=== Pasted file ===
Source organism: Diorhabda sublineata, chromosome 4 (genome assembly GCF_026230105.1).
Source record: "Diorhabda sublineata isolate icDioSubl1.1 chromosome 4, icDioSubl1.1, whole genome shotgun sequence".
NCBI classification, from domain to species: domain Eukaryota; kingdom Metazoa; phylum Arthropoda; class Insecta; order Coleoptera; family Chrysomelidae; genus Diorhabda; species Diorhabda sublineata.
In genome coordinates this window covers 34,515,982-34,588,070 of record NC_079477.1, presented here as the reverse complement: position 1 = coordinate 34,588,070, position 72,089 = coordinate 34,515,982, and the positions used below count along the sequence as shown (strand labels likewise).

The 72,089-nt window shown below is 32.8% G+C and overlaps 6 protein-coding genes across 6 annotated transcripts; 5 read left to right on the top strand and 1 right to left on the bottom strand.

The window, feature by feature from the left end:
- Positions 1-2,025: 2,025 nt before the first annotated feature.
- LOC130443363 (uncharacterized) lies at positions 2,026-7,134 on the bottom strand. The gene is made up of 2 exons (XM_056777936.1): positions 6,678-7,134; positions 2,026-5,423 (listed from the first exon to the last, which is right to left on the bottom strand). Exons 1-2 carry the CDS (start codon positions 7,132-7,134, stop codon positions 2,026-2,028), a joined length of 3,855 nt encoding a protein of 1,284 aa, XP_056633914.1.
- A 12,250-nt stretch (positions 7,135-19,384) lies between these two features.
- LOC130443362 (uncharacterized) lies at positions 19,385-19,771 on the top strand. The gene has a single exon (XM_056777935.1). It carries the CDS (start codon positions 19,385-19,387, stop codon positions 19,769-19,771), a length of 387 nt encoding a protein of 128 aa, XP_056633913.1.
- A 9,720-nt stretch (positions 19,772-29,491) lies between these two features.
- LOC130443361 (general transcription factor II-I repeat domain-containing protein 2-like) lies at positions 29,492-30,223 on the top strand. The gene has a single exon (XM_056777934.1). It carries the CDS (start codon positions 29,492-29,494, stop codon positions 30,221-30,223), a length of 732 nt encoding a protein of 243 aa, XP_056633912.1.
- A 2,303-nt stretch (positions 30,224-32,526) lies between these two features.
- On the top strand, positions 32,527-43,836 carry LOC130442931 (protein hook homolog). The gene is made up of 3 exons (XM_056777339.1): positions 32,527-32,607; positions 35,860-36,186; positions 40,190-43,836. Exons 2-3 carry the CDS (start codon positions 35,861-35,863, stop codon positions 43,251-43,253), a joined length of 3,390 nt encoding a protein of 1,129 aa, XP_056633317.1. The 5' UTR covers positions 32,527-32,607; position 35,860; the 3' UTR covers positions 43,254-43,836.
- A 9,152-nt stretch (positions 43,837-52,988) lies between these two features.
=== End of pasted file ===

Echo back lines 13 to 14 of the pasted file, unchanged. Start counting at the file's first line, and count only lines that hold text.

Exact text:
- A 2,303-nt stretch (positions 30,224-32,526) lies between these two features.
- On the top strand, positions 32,527-43,836 carry LOC130442931 (protein hook homolog). The gene is made up of 3 exons (XM_056777339.1): positions 32,527-32,607; positions 35,860-36,186; positions 40,190-43,836. Exons 2-3 carry the CDS (start codon positions 35,861-35,863, stop codon positions 43,251-43,253), a joined length of 3,390 nt encoding a protein of 1,129 aa, XP_056633317.1. The 5' UTR covers positions 32,527-32,607; position 35,860; the 3' UTR covers positions 43,254-43,836.